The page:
Addressing the strained relations and their impact on the Olympics, Ms. Haley said the Trump administration would try to “find out the best way” to protect American athletes participating in the Games. In September, Mr. Kim accused Mr. Trump of exhibiting “mentally deranged behavior.” His comments triggered a quick response from the American president, who said that Mr. Kim is “obviously a madman who doesn’t mind starving or killing his people.”
“I think those are conversations we are going to have to have, but what have we always said? We don’t ever fear anything, we live our lives,” Ms. Haley said. “What we will do is make sure that we’re taking every precaution possible to make sure that they’re safe and to know everything that’s going on around them.” Two months later, the two traded insults again, with Mr. Trump tweeting: “Why would Kim Jong-un insult me by calling me ‘old,’ when I would NEVER call him ‘short and fat?’ Oh well, I try so hard to be his friend and maybe someday that will happen!”
After North Korea launched its missile last week, Mr. Trump called Mr. Kim a “sick puppy.”
Addressing the strained relations and their impact on the Olympics, Ms. Haley said on Wednesday that the Trump administration would try to “find out the best way” to protect American athletes participating in the Games.
“I think those are conversations that we are going to have to have, but what have we always said? We don’t ever fear anything, we live our lives,” Ms. Haley said. “What we will do is make sure that we’re taking every precaution possible to make sure that they’re safe and to know everything that’s going on around them.”
Asked on Fox News if athletes from the United States would be able to compete, Ms. Haley said: “There’s an open question. I have not heard anything about that, but I do know that in the talks that we have — whether it’s Jerusalem, whether it’s North Korea — it’s about, how do we protect the U.S. citizens in the area?”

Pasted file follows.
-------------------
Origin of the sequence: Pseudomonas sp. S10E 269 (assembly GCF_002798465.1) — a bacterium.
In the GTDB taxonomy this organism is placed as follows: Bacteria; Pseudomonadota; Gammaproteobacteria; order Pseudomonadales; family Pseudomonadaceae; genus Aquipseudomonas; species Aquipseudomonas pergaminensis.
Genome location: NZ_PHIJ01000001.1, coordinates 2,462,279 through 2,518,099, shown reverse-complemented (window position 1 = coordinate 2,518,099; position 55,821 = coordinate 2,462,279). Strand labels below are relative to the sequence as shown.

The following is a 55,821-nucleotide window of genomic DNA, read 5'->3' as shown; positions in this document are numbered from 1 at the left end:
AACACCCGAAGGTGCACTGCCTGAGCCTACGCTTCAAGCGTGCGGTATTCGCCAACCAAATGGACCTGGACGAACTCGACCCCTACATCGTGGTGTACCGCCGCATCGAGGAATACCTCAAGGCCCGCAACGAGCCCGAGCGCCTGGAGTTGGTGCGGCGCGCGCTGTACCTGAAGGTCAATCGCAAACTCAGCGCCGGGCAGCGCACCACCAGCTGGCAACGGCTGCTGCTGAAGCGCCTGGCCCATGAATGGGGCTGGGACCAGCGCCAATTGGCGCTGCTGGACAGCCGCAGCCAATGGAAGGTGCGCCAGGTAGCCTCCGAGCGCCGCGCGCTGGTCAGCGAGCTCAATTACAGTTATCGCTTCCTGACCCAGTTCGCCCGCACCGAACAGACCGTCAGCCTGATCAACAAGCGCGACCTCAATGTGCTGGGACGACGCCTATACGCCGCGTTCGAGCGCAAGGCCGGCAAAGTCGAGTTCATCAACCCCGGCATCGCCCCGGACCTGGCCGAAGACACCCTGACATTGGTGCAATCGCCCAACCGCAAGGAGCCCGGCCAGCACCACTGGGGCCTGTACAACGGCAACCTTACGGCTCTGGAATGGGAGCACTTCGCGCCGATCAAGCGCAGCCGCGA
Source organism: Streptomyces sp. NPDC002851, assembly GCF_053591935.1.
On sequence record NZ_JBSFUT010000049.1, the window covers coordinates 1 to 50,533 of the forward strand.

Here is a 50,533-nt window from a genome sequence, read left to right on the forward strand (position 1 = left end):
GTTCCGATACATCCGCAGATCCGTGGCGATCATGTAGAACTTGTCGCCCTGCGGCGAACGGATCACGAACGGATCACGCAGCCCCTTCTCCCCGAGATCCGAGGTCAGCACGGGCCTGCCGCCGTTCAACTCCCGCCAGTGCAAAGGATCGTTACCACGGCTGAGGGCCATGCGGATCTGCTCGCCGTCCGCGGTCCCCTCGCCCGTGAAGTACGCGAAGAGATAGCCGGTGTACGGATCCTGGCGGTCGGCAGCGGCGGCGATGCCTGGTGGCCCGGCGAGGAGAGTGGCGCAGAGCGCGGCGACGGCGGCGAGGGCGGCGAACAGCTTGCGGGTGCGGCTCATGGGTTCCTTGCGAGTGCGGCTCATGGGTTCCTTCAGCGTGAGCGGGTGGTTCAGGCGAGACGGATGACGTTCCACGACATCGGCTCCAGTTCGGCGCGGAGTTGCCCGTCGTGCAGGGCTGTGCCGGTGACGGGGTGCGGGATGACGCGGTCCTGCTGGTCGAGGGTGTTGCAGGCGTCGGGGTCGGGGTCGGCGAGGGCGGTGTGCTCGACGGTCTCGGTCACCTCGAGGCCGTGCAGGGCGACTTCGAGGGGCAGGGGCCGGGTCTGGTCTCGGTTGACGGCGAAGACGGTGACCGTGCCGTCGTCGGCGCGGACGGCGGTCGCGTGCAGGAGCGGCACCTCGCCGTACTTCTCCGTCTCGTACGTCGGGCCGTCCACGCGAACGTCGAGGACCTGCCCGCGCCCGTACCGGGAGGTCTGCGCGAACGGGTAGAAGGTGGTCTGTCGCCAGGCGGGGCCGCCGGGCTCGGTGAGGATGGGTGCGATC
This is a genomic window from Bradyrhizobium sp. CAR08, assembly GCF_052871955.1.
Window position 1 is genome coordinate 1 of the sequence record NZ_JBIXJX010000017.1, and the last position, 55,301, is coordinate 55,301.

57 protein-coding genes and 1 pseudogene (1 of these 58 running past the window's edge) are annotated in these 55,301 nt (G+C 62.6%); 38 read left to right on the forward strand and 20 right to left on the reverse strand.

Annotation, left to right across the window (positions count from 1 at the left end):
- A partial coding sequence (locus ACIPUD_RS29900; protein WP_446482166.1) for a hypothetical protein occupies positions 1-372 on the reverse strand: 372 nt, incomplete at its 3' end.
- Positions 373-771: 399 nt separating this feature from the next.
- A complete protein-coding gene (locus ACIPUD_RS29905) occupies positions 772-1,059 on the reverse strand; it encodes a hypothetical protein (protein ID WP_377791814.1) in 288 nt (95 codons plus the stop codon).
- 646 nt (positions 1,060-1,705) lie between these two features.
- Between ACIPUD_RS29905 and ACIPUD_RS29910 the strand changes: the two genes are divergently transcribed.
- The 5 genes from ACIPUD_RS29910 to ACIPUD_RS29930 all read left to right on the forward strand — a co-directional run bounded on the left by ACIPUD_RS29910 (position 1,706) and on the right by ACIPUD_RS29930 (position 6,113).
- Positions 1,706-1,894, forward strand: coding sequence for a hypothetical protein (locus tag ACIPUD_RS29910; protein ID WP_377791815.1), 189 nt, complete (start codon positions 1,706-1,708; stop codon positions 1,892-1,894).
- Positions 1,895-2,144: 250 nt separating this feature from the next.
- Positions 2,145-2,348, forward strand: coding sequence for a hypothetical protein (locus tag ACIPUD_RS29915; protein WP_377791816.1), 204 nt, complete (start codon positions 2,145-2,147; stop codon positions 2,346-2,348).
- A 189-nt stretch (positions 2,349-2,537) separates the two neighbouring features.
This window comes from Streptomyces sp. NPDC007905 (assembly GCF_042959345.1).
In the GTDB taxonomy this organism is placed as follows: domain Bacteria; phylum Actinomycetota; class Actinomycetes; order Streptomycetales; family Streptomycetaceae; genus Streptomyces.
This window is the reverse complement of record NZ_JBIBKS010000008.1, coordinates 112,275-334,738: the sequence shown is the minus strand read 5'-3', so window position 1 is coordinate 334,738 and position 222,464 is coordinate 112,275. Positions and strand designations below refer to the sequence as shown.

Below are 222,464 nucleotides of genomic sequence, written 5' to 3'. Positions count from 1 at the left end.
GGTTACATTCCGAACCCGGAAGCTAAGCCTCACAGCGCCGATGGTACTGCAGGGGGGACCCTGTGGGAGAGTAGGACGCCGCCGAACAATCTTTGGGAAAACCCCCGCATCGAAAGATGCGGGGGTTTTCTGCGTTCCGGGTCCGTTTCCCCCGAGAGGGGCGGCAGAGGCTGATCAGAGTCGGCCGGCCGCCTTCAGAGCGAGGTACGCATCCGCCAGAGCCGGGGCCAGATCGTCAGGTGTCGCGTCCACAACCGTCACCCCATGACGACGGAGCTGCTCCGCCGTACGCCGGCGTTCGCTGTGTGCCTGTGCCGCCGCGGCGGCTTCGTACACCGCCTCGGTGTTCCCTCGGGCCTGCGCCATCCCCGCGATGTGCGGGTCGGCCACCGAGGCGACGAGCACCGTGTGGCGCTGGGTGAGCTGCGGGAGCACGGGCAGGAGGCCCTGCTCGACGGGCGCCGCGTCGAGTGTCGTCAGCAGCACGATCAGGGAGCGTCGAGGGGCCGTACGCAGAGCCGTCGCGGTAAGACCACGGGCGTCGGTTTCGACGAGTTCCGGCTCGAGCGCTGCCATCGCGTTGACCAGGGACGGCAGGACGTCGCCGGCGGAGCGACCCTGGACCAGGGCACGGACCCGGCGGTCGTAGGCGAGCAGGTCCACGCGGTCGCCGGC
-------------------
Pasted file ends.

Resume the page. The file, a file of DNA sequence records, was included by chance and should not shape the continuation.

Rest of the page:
However, Mark Jones, a spokesman for the United States Olympic Committee, said there had been no discussion of American athletes’ staying away.However, Mark Jones, a spokesman for the United States Olympic Committee, said there had been no discussion of American athletes’ staying away.
“We have not had any discussions, either internally or with our government partners, about the possibility of not taking teams to the 2018 Olympic and Paralympic Winter Games,” he said in a statement. “We plan on supporting two full delegations in Pyeongchang.”“We have not had any discussions, either internally or with our government partners, about the possibility of not taking teams to the 2018 Olympic and Paralympic Winter Games,” he said in a statement. “We plan on supporting two full delegations in Pyeongchang.”
South Korea has invited the North to participate in the Games. But the military drills with the United States and the recent defection of a North Korean soldier to the South have reignited tensions and undercut hopes for a thaw in time for the Olympics.South Korea has invited the North to participate in the Games. But the military drills with the United States and the recent defection of a North Korean soldier to the South have reignited tensions and undercut hopes for a thaw in time for the Olympics.
As part of the military exercises, the United States flew two B-1B heavy bombers, the largest American strike aircraft, over South Korea on Thursday.As part of the military exercises, the United States flew two B-1B heavy bombers, the largest American strike aircraft, over South Korea on Thursday.